The project ended up being short on time; our lack of iOS experience (initially) made it difficult to build a substantively complex system. The iPhone application, for example, does not have all of the features we showed in our early paper-prototypes. This was partly because those interfaces revealed themselves to be excessively complicated for a system that was simple on the hardware side; however, we lost configurability and certain features in the process. On the other hand, we found learning new hardware platforms (for both iOS and the SensorTag) to be something that could definitely be accomplished over the course of weeks, especially making use of previous computer science knowledge.

One final observation that was reinforced as a result of our user testing was that the market for habit-forming apps is very narrow. People were very satified with the use cases that we presented to them and their recommendations for future applications for the system very closely aligned to the tasks we believed to be applicable for Taskly. Working on this project helped us recognize the diversity of people and needs that exist for assistive HCI-type technologies like this one, and helped us gain a better idea of what kind of people would be most receptive towards systems where they interact with embedded computers.

Moving Forward

One of the things we’d most like to improve upon in later iterations of Taskly are custom sensortags. The current sensortags we use are made by Texas Instruments as a prototyping platform, but they’re rather clunky. Even though we’ve made custom enclosures for attaching these sensors to textbooks, bags, and pillboxes, they are likely still too intrusive to be useful. In a late iteration, we could create a custom sensor that uses just the bluetooth microcontroller core of the current sensortag we’re using (called the CC2541) and the relevant onboard sensors like the gyroscope, accelerometer, and magnetometer. We could fabricate our own PCB and make the entire tag slightly larger than the coin-cell battery that powers the tag. We could then 3D print a custom case that’s tiny and streamlined, so that it would be truly nonintrusive.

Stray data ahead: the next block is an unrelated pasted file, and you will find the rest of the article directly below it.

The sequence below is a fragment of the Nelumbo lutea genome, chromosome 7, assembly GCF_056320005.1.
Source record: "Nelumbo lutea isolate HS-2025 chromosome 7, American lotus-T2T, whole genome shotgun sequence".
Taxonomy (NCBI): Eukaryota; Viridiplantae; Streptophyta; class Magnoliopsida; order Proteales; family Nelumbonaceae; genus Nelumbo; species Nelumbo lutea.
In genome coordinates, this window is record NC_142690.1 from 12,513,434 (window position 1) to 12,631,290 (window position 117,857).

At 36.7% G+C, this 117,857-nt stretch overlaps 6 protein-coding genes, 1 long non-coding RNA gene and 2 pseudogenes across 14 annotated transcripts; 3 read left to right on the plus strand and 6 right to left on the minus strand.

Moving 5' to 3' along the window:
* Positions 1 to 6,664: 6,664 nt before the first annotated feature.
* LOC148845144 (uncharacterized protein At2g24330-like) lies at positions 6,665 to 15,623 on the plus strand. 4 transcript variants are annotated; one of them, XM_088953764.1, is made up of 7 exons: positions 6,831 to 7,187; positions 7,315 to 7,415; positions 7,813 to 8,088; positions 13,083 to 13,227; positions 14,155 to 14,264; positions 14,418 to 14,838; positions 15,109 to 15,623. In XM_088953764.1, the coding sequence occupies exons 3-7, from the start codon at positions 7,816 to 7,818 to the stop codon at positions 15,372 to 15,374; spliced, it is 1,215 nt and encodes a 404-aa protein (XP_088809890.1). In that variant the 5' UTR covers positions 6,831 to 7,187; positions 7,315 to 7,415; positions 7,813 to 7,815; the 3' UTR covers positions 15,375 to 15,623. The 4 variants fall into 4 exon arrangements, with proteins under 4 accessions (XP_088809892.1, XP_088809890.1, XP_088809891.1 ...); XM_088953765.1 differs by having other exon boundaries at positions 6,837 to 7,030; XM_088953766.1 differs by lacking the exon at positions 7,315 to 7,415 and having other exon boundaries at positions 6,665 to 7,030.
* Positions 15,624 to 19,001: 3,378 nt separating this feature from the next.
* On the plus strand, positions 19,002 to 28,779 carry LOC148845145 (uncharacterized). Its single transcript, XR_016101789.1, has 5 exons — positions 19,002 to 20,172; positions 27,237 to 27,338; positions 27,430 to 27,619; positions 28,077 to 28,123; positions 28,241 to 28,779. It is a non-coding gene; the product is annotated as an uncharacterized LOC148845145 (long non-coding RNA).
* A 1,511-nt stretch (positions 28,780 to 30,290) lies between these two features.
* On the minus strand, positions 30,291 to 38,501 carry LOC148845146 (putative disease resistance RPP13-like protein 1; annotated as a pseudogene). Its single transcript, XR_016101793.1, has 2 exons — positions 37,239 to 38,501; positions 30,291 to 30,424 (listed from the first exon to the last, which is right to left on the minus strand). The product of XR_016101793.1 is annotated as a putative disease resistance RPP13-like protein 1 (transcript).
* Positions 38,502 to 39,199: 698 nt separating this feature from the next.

Beyond the sensortags, we can move forward by continue to build the Taskly iPhone application using the best APIs that Apple provides. For example, we currently notify users of overdue tasks by texting them with Twilio. We would like to eventually send them push notifications using Apple Push Notifications Services, since text messages are typically used for communication. We could also expand what information the app makes available, increasing the depth and sophistication of historical data we expose. Finally, we could make the sensortag more sophisticated in its recognition of movements like the opening of a book or pillbox by implementing Machine Learning data to interpret these motions (perhaps, for example, using Weka). This would involve a learning section where the user performs the task with the sensortag attached to the object and the system would learn what sensor information corresponds to the task being performed.

Another thing we need to implement before the system can go public is offline storage. Currently the sensor only logs data when the phone is in range of the sensortag. By accessing the firmware on the sensortag, it is possible to make it store data even when the phone is not in range and then transmit it when a device becomes available. We focused on the iOS application and interfacing to Bluetooth, because the demonstration firmware already supported sending all the data we needed and none of us knew iOS programming at the start of the project. Now that we have developed a basic application, we can start looking into optimizing microcontroller firmware specifically for our system, and implementing as much as we can on the SensorTag rather than sending all data upstream (which is more power-hungry). A final change to make would be to reverse the way Bluetooth connects the phone and sensor: currently, the phone initiates connections to the Bluetooth tag; reversing this relationship (which is possible using the Bluetooth Low Energy host API) would make the platform far more interesting, since tags would now be able to push information to the phone all the time, and not just when a phone initiates a connection.

iOS and Server Code

Third Party Code

1. TI offers a basic iOS application for connecting to SensorTags. We used it as a launching point for our app.

2. We used a jquery graphing library for visualization.

Demo Poster